Arctic Shrew

Arctic shrews ranges south from Canada's North-west and Yukon Territories to Minnesota in the US Midwest and east to Nova Scotia on the Atlantic coast of Canada. It is most often spotted near to supplies of fresh water. Its preferred habitats are forests growing on boggy ground, which are populated with trees such as wet spruce and tamarack. Such marshy woodland is alive with invertebrates, providing the shrew with an excellent supply of food throughout the year.

The distinctive three-coloured fur makes the Arctic shrew easy to identify. There is a black band running along the back from nose to tail. The sides are brown, and the underside is grey.

Like most shrews and other small, warm-blooded animals, the Arctic shrew must eat huge quantities of food to supply its body with the energy it needs to survive. This is especially true in the colder northern parts of this species’ range, where it will die if it goes without food for more than two hours. Consequently, Arctic shrews will eat virtually anything. Most of their diet is made up of invertebrates, mainly insects such as beetles and their larvae, but they also eat earthworms, spiders, snails, seeds and leaves.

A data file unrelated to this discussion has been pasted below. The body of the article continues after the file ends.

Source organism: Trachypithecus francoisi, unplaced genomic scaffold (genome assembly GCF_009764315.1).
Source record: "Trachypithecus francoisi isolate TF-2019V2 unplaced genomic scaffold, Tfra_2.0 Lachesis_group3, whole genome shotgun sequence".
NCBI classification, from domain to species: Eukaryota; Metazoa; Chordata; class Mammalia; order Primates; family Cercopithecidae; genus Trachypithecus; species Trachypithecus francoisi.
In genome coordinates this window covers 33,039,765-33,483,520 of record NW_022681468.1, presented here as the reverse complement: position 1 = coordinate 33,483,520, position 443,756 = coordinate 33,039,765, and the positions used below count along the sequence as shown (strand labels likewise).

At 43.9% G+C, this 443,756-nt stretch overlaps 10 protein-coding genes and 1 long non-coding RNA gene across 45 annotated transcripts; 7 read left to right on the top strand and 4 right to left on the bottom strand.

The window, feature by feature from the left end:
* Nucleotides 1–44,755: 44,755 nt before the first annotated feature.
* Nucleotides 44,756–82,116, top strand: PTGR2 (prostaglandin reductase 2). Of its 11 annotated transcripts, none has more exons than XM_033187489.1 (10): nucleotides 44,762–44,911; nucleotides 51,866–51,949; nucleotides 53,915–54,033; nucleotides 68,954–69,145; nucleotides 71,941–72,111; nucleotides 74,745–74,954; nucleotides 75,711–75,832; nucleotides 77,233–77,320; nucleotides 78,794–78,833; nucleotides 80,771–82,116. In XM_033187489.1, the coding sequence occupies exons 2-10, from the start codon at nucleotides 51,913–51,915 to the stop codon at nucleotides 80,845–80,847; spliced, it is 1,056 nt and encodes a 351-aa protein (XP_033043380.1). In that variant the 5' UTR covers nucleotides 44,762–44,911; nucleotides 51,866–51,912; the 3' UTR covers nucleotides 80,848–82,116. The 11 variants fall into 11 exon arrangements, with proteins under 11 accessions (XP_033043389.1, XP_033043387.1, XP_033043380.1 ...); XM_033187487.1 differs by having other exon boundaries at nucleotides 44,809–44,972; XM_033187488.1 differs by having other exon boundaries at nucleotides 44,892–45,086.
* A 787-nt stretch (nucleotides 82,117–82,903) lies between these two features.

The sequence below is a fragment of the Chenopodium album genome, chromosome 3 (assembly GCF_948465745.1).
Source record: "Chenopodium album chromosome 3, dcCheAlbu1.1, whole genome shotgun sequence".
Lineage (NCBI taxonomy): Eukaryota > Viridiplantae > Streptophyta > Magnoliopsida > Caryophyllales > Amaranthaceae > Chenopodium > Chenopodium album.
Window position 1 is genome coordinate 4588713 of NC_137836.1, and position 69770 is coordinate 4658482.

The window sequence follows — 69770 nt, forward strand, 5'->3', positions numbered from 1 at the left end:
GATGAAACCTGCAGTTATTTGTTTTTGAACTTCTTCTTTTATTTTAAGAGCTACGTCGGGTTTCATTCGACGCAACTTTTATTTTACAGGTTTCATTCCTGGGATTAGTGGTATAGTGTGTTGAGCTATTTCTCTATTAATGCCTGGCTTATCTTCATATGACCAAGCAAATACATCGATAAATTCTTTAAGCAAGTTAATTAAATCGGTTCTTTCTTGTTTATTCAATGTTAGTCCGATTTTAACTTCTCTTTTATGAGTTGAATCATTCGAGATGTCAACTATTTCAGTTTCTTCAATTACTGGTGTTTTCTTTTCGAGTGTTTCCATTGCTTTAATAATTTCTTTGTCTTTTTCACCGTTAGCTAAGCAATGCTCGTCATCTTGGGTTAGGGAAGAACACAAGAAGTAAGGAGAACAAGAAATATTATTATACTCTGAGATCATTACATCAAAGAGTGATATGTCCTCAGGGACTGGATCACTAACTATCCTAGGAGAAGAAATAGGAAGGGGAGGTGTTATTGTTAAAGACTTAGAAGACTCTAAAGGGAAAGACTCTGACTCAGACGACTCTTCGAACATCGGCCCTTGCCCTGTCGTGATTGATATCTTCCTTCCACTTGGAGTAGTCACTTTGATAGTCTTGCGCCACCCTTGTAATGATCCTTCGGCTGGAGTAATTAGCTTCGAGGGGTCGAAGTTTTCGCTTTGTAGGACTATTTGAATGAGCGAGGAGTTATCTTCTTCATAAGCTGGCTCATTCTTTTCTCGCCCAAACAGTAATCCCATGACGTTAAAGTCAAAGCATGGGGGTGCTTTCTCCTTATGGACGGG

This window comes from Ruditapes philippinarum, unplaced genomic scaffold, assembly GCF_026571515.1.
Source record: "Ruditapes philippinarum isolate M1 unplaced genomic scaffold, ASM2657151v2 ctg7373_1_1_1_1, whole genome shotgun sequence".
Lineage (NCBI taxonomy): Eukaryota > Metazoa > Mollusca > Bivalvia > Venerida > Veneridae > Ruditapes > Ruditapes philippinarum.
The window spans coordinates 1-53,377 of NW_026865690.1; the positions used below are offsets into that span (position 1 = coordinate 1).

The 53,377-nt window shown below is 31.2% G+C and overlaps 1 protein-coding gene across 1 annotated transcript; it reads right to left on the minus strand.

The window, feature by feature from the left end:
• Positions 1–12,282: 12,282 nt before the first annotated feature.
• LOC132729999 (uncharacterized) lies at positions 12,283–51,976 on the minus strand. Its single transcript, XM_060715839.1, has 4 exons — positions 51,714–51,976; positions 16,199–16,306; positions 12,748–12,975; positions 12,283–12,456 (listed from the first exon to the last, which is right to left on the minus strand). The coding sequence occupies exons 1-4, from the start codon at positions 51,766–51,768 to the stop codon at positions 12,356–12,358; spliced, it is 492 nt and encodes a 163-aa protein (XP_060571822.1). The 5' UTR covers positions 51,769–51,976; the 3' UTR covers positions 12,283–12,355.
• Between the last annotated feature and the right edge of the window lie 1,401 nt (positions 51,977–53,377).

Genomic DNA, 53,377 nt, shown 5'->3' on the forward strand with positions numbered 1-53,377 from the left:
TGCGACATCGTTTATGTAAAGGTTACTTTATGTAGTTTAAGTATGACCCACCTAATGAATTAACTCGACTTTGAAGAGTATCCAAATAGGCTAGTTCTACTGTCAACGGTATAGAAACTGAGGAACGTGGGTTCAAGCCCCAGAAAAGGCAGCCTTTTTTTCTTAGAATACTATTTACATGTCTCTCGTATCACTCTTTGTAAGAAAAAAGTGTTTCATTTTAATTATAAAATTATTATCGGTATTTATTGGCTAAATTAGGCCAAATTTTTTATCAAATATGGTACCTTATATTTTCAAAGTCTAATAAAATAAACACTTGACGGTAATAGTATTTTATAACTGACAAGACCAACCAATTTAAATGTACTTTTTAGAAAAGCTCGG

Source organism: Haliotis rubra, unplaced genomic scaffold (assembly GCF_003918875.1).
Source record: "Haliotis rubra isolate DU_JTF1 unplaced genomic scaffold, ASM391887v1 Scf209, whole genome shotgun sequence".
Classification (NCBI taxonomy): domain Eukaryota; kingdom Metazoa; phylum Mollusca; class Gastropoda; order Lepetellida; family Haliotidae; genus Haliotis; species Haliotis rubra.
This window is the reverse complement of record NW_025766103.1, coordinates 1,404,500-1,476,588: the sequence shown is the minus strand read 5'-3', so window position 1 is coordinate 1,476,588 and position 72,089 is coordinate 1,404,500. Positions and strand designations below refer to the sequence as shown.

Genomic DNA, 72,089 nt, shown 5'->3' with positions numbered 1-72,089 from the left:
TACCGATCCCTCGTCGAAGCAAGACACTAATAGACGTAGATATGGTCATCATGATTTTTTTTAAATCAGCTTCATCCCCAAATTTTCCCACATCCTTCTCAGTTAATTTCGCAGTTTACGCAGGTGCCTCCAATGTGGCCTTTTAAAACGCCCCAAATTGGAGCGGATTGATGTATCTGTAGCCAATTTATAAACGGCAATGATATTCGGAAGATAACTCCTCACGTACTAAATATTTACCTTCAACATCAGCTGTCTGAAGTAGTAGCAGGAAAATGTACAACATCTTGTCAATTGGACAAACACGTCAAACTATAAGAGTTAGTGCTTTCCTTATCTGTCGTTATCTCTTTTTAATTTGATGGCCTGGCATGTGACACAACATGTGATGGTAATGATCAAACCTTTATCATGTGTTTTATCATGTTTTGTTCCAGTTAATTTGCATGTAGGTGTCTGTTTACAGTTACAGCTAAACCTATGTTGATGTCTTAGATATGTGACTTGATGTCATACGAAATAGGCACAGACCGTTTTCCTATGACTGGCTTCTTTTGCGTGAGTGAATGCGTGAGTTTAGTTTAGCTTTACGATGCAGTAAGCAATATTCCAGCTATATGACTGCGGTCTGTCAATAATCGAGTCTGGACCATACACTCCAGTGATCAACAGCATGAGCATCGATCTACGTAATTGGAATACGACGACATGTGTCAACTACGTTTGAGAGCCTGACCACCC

Distribution: Northern North America.

Habitat: In forests near fresh water.

Food: Invertebrates.

Size: 6 - 7 cm (2.5 - 2.75 in); 5 - 13 g (0.2 - 0.5 oz).

Maturity: 2 years.

Breeding: Up to 9 young born in one litter in April or May.

Life span: Unknown.

Status: Common.